Questions about possible issues with multiple servers accessing the same iSCSI target to NTFS or ReFS formatted volume are often discussed among people who run applications that are already highly available by design and do not need Microsoft Failover Cluster but still need some shared storage and preferably a highly available one.
Letting multiple hosts use the same LUN formatted as NTFS or ReFS filesystem connected as a local disk over iSCSI will most probably lead to all manners of problems, including data corruption.
The reason is that iSCSI protocol itself does not do anything in the way of file locking. It is a block-level protocol that allows storage data transmission over the network and does not know what a file is. You can think of it like pure Ethernet that doesn’t know what SMB is since it’s the job of higher level protocols. Ethernet’s job is just to carry the data encapsulated inside Ethernet packets and then hand it off to connected devices for further processing. You can think of iSCSI as a delivery courier. He does not know what is in the parcel and just delivers it to you. Unless he is an unscrupulous employee. Obviously, letting iSCSI handle file locking would be like asking the courier to assemble delivered new hardware for your home lab. Imagine regular SCSI drives, you can’t just plug them into multiple servers at the same time. It doesn’t work that way. iSCSI along with Fibre Channel and ATA-over-Ethernet are not “sharing” protocols but just a method of remotely accessing a locally attached storage.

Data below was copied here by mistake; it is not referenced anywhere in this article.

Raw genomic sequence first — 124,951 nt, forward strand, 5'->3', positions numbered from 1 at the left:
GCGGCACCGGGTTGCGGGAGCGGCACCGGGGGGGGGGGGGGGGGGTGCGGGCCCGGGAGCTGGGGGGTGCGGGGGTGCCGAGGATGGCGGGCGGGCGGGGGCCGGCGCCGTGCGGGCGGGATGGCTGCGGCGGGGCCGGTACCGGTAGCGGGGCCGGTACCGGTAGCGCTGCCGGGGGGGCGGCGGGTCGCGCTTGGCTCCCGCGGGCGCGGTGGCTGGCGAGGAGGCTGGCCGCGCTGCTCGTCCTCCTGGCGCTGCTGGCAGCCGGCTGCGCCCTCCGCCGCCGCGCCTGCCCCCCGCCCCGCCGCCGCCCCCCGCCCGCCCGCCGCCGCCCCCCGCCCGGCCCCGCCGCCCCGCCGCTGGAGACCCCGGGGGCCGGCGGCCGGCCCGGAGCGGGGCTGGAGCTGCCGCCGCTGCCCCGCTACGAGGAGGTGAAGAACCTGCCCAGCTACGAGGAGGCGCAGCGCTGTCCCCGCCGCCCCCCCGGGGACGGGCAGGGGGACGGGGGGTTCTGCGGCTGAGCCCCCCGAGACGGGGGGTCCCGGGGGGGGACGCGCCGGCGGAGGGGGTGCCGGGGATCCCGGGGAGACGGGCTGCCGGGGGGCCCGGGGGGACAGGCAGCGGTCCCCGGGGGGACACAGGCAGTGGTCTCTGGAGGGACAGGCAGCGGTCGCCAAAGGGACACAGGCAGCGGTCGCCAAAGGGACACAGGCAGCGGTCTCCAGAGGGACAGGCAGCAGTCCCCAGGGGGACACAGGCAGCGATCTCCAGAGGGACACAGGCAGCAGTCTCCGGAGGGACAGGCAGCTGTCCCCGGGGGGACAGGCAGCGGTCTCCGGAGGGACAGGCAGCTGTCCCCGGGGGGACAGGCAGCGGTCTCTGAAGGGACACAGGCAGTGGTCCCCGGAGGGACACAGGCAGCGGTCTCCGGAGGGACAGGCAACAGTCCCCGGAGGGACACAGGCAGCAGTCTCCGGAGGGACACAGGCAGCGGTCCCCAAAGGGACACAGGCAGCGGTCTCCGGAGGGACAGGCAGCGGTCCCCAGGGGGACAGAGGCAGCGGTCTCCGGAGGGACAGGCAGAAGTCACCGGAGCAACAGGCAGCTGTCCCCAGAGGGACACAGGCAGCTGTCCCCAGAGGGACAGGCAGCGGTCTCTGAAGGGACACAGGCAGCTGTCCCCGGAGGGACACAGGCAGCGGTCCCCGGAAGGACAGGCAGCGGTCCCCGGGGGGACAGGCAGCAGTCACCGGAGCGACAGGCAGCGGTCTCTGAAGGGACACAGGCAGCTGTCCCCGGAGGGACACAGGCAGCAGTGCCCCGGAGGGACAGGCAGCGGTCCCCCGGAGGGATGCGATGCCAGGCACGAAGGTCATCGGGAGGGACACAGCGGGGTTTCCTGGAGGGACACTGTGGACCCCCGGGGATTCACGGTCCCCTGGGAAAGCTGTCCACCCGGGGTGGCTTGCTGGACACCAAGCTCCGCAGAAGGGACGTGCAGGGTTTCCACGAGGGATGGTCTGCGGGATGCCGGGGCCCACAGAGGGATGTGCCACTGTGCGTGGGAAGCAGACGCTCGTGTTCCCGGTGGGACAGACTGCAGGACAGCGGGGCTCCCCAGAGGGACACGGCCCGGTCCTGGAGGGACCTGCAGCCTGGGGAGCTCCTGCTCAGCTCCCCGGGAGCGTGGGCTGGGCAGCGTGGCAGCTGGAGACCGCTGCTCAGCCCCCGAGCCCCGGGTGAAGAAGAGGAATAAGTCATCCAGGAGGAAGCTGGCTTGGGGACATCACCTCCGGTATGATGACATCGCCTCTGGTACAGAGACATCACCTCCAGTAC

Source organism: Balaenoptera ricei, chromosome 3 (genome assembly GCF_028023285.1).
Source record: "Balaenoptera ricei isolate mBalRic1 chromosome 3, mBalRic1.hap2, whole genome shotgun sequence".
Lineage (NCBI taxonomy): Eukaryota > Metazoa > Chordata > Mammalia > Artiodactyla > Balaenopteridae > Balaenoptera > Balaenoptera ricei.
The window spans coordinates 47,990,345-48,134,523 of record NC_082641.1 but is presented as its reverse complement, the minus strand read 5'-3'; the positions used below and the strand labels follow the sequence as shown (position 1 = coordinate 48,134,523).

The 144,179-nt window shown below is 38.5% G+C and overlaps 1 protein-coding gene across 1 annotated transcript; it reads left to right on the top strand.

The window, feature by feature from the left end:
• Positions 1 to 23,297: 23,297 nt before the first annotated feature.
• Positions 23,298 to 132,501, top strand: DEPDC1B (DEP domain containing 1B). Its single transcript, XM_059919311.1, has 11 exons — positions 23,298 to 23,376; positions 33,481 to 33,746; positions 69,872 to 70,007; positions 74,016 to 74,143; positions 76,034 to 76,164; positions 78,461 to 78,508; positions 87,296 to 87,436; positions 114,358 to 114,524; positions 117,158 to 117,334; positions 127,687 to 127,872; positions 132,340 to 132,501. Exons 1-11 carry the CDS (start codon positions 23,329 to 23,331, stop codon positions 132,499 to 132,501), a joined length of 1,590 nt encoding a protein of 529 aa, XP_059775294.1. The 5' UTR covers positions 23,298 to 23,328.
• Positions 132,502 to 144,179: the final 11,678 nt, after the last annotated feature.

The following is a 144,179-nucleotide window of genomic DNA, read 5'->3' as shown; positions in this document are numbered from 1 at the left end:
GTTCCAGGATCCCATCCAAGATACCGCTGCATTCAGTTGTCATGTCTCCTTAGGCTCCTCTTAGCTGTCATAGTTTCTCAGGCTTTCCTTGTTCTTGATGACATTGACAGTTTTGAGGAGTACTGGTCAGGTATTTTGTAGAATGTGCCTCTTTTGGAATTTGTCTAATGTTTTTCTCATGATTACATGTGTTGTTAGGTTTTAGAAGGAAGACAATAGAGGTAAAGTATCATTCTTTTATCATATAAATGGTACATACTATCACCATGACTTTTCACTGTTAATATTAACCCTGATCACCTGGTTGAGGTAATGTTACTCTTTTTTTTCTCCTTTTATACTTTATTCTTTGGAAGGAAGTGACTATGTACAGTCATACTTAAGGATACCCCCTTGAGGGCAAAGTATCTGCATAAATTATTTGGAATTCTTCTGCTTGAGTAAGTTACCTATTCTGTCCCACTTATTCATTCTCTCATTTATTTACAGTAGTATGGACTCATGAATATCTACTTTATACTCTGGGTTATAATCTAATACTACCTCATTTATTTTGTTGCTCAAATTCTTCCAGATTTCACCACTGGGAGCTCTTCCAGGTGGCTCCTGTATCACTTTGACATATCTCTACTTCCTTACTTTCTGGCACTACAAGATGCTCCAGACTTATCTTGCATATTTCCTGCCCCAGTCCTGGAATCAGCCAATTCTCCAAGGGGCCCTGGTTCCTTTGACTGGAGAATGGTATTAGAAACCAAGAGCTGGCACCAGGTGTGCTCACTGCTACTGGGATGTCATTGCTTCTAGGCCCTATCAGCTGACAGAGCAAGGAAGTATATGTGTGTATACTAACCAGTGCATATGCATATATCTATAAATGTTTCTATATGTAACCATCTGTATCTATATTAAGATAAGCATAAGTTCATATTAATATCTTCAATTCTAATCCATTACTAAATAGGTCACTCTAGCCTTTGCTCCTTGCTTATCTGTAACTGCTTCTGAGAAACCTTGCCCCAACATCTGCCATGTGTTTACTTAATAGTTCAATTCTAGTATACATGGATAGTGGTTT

The only two ways of properly accessing the same volume from multiple servers are either file level access protocol like SMB 3.0 and NFS or cluster file system like Standard Cluster Disks or Cluster Shared Volumes. In order to convert your existing LUN into a clustered one, you will clearly need to join all the servers into the same cluster and convert your iSCSI connected storage into a Cluster Disk or Cluster Shared Volume.
Another option is to use Microsoft File Server role and convert your iSCSI connected storage into an SMB 3.0 or NFS share.